Another, yes another, disturbing bill is being proposed in the California legislature. What’s going on in that state?
Those who saw the videos recorded by the Center for Medical Progress that exposed Planned Parenthood’s baby-parts-for-cash racket will never forget them. Not knowing they were being filmed, Planned Parenthood officials matter-of-factly discussed making profit from the salvaged organs and tissue of aborted babies.
Though Planned Parenthood escaped any meaningful sanction for what the videos revealed, the efforts of the Center for Medical Progress left a mark. So in response, Planned Parenthood and its sympathizers have harassed and have tried to even punish those responsible for its embarrassment.
The latest example is Assembly Bill 1671, currently under consideration in the California legislature. This bill would, if it becomes law, “make it a crime for a person who unlawfully eavesdrops upon or records a confidential communication. . . with a health care provider . . . to intentionally disclose or distribute the contents of the confidential communication without the consent of all parties. . . unless specified conditions are met.”
The key words here are “unlawfully,” “health care provider,” and “disclose or distribute.” It is already unlawful in California to eavesdrop on or record a confidential communication without the other parties’ consent. Thus, if the Center for Medical Progress videos had been made in California, they could have been charged with a crime.
Thus, protecting people from non-law enforcement “sting” operations is clearly not this bill’s intention, since that’s already covered in the law.
The bill’s true purpose is to protect Planned Parenthood from any further embarrassment, including in those instances where people are willing to go to jail to expose their wrongdoing. This was made clear in the original draft, which said that “the bill would also make it a crime for any person to aid and abet any person in the commission of these offenses.”
As originally written, the bill could have been applied to news organizations, or even BreakPoint. Anyone who quoted or linked to the videos could be charged with abetting in their distribution.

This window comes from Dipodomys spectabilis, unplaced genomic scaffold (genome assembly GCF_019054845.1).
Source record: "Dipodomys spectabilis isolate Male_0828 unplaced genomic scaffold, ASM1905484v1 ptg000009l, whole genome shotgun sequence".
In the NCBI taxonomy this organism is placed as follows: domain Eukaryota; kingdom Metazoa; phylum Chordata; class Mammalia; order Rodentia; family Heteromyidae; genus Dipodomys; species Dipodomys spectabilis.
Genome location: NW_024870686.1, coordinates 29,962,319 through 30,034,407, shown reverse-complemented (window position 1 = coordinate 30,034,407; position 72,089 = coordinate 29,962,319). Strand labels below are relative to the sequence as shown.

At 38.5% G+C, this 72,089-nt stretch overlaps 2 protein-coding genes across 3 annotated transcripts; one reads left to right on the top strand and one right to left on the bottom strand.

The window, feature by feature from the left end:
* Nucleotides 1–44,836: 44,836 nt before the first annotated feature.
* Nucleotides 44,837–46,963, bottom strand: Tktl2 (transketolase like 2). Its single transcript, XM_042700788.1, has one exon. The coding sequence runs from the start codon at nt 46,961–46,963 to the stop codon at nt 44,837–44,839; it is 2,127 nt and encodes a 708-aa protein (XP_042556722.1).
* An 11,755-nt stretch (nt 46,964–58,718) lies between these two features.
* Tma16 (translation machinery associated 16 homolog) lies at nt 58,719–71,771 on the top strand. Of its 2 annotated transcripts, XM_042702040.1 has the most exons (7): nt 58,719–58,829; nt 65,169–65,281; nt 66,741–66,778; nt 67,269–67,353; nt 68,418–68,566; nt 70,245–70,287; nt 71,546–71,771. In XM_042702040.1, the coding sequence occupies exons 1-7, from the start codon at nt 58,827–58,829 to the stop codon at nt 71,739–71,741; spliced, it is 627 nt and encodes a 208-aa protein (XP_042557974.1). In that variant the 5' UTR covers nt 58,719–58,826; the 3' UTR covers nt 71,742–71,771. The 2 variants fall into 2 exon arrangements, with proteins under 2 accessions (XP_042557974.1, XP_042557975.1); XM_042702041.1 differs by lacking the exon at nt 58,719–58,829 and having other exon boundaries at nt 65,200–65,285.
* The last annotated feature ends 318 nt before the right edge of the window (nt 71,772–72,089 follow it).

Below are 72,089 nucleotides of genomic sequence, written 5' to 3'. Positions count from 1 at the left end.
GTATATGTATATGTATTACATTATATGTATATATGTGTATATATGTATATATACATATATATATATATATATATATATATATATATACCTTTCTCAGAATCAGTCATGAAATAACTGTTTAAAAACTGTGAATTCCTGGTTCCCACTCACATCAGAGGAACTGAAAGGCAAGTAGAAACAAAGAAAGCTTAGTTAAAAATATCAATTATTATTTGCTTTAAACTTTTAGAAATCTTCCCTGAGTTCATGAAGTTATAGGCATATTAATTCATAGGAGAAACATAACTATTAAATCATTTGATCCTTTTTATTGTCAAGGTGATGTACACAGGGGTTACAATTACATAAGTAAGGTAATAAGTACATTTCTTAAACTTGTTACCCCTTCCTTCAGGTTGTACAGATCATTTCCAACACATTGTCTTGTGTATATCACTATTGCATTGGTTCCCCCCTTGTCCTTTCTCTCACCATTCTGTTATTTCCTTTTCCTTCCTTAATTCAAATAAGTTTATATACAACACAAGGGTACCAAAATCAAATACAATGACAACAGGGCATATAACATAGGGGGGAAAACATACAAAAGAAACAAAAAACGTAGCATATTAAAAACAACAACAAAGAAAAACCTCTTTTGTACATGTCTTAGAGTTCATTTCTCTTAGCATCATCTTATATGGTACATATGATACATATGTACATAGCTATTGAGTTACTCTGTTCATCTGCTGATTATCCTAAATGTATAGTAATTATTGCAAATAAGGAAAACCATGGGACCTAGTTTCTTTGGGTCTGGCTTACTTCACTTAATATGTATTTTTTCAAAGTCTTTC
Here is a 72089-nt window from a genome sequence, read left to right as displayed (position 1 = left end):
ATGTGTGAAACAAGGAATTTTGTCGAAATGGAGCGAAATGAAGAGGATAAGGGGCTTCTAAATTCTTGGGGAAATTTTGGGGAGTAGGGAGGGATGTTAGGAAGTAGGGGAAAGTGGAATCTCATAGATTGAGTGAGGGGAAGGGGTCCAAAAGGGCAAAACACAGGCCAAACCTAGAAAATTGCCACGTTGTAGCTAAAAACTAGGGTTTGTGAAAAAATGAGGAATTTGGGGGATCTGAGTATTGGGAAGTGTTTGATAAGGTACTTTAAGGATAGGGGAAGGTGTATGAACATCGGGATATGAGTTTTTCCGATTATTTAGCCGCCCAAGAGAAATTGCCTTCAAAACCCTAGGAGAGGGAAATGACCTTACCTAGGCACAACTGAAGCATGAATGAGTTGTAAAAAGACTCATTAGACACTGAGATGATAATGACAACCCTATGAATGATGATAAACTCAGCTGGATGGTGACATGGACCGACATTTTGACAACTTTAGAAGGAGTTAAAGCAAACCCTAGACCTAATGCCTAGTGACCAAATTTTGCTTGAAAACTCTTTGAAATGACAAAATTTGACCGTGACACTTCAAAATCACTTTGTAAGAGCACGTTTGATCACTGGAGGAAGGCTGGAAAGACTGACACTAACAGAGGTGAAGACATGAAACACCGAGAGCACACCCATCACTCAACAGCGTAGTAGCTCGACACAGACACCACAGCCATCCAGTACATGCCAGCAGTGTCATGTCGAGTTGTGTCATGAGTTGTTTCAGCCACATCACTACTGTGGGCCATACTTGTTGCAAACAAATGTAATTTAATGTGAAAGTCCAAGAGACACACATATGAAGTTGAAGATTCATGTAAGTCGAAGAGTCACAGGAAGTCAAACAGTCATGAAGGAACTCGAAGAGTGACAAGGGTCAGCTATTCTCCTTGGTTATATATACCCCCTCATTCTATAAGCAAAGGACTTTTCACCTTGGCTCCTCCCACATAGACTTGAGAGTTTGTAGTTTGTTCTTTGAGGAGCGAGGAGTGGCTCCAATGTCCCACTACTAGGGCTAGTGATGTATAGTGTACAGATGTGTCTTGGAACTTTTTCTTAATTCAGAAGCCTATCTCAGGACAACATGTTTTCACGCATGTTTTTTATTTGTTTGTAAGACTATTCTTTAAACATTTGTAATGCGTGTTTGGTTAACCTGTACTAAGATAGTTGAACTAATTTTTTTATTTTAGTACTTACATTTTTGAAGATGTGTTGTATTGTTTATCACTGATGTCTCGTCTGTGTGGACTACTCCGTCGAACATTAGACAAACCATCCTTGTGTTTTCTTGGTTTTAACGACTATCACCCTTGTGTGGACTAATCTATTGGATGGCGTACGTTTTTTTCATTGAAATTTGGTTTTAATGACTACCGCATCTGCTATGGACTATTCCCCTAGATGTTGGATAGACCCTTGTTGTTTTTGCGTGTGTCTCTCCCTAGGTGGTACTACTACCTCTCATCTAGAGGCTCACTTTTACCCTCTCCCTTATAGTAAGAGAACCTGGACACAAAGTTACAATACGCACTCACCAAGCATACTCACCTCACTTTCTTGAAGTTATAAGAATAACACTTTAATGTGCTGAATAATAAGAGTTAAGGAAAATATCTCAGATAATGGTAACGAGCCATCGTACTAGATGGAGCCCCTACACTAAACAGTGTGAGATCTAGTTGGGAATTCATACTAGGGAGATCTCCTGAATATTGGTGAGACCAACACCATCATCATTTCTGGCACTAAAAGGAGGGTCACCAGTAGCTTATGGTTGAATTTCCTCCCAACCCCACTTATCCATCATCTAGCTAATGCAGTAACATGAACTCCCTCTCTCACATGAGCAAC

This was too much for even critics of the Center for Medical Progress. As the LA Times wrote, “The proposal had civil libertarians, news organizations and filmmakers in an uproar, and rightly so. Even if you decry the Center for Medical Progress’ work, the version of AB 1671 that reached the Senate floor could have criminalized sharing or reporting on legitimate, valuable and even potentially life-saving undercover video work.”
The amended bill now limits criminal penalties to those who actually make the video, but even the Times editorial board remains rightly concerned: “Why a healthcare provider merits special protection,” they wrote, “even when discussing things that don’t involve patient privacy is mystifying.”
Well actually, it’s not so mystifying. As the Times later added: “make no mistake, this measure would heap more criminal and civil penalties on … an act that’s already prohibited by state law, even when done in the public interest—simply to satisfy an interest group popular among Sacramento Democrats.”
Nor is this bill consistent. Planned Parenthood wants to be considered a healthcare provider in this bill, but wants none of the oversight required of the surgical healthcare providers, for example, in Texas. All of this is further evidence, as if any more were needed, that to its committed advocates, the right to an abortion trumps virtually every other freedom: of speech, of religion, of the press, and the public interest more generally.
All of which prompts a disturbing question: Even if you don’t believe abortion takes a human life, does that so-called “right” that demands such illiberal protections have any place in a liberal democratic society?